Three worrisome issues

Dear Editor:

The following is addressed to Congressman Bruce Poliquin:

Dear Sir:

As a voter living in Blue Hill, Maine, I have three major concerns: global warming, Citizens United and income inequality.

I do not have to leave my front porch to see the effects of warming. Tides are higher than they have been in the last 45 years and the shoreline is eroding in new places. Ticks and Lyme disease seem to have increased with warming. I wonder what will happen to the economy here if the ocean temperature warms some more and the lobsters migrate to Nova Scotia. They are already gone from New York and Massachusetts.

I can see how the rich are getting richer by looking at the size of the private yachts that are now so big that they will not fit in Blue Hill Harbor. Such boats have never been bigger. This summer there was a 150-foot sloop here. You have to be very rich to afford such a boat. This boat is probably registered in a tiny country like the Grand Cayman Islands to avoid taxes. Such an owner gets the view of Blue Hill Bay without paying any taxes while property owners in Blue Hill pay the big, local town property taxes. Thus tax breaks help the rich get richer.

The growing concentration of wealth is what makes Citizens United a major issue for me. I think all congresspersons, Democrats and Republicans alike, should end this flood of money because it gives the appearance of dishonesty. The important word here is appearance. The reality may be that all our congresspersons are wonderful people with a passionate interest in serving their constituents. But Citizens United makes cynics of us voters. We ask ourselves “Whose dark money is paying this guy and pulling their strings?” Is it the fossil fuel interests and Wall Street? What do they care about the lobster fishery in Stonington? Maine could gain by a carbon tax, but the fossil fuel industry will lose. Such a tax is the free market Republican economic solution to capture the harmful externalities of fuel use. If he were alive, I think my former teacher Milton Friedman would propose such an answer. The cynical voter thinks that our representatives will vote against our interests and free market theory because they are the puppets of political dark money from fewer and richer billionaires and corporations.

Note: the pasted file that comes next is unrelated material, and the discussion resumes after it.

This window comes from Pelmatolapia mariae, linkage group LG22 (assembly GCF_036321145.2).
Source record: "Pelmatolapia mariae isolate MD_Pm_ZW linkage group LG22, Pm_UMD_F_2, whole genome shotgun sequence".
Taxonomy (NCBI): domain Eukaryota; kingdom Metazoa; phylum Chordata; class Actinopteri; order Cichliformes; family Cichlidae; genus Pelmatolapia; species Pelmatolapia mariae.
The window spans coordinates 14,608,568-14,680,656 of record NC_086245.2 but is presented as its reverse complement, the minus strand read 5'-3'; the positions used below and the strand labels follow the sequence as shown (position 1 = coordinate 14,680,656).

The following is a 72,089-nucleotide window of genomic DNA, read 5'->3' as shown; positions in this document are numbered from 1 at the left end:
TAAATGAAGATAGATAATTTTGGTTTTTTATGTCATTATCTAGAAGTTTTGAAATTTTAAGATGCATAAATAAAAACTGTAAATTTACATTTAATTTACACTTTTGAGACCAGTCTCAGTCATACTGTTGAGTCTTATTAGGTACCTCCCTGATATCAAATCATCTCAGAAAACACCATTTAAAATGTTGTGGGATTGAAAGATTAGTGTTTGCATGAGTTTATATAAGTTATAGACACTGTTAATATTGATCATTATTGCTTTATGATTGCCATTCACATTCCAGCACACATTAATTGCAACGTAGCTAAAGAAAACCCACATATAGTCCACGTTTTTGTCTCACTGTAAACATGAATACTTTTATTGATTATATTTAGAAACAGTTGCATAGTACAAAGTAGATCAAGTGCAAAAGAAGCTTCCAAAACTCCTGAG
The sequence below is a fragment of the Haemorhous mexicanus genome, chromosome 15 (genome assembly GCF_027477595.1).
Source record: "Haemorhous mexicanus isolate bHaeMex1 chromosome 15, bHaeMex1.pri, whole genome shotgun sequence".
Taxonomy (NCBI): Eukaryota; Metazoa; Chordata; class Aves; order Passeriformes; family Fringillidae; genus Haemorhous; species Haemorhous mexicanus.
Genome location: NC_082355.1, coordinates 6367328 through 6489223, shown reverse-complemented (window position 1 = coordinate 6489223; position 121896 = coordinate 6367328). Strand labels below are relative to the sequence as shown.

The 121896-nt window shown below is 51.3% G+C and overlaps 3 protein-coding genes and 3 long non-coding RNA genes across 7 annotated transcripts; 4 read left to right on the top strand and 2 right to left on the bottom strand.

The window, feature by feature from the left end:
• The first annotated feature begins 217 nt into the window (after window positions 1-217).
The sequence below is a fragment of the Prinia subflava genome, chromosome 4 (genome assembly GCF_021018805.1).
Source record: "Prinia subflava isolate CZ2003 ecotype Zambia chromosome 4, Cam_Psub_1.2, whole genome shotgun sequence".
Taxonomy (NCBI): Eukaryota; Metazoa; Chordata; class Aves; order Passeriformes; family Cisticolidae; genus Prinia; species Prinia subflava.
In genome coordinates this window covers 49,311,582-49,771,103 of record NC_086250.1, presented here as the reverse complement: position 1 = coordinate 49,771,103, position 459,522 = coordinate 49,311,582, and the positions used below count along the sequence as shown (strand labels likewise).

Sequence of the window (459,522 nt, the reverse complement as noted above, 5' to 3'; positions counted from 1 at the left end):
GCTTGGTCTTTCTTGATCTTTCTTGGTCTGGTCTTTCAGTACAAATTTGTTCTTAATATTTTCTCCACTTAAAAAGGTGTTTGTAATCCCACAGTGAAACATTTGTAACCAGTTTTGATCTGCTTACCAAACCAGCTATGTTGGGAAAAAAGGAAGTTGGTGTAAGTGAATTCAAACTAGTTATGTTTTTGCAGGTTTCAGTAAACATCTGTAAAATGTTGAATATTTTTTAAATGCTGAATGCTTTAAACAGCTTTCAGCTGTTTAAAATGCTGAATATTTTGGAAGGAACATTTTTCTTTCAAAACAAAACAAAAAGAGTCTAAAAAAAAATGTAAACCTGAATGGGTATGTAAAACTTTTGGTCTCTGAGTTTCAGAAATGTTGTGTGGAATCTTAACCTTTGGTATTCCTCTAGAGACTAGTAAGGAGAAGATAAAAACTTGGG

So what does the data show? The Economist publishes a supplement called “The World in 2016.”

They report international survey results. “Is your country governed by the will of the people?” In 2002, 44 percent of Americans said yes. In 2015, only 23 percent said yes (page 111).

“Do you feel that elections are free and fair?” 58 percent in the USA said yes in 2002, 45 percent said yes in 2015. (page 111)

The top 1 percent of the richest people in the world owned 44 percent of all global wealth in 2009. It is projected that this will become 54 percent in 2020 (page 91). Income inequality is greatest in the USA and Portugal and least in Norway, Sweden, Finland and Japan (page 46). Greater inequality is associated with more social and health problems among the poor (page 46). Countries with more equality have higher happiness scores, Denmark being the highest.

It is the combination of great wealth and the dark money that Citizens United could bring American democracy to an end. What it leads to is the perception that politicians are no longer here to serve the citizens. Now it appears that their strings are pulled by the 150 rich families and corporations that make the big campaign contributions.

When a politician sends out a card that says “I serve the people,” more people are going to say to themselves: “Everything he says to us voters is a lie until proven otherwise.” That doubt is there even when politicians have told the real truth. I believe that in reality most elected politicians are honest, humane, caring persons. It is too bad that our current money-driven political system produces a different perception.

Citizens United and lots of dark money contributions are damaging the reputation of all elected officials, Democrats and Republicans alike. Quoting The Economist of Sept. 19, 2015: “Republican primary voters….think their rulers are corrupt, inept and mendacious” and “Voters are angrier than ever before with Washington and the political class” (page 30). It is not just me who sees these problems and their interconnections.

I hope for a better world for my granddaughter.

Duncan Neuhauser

Blue Hill






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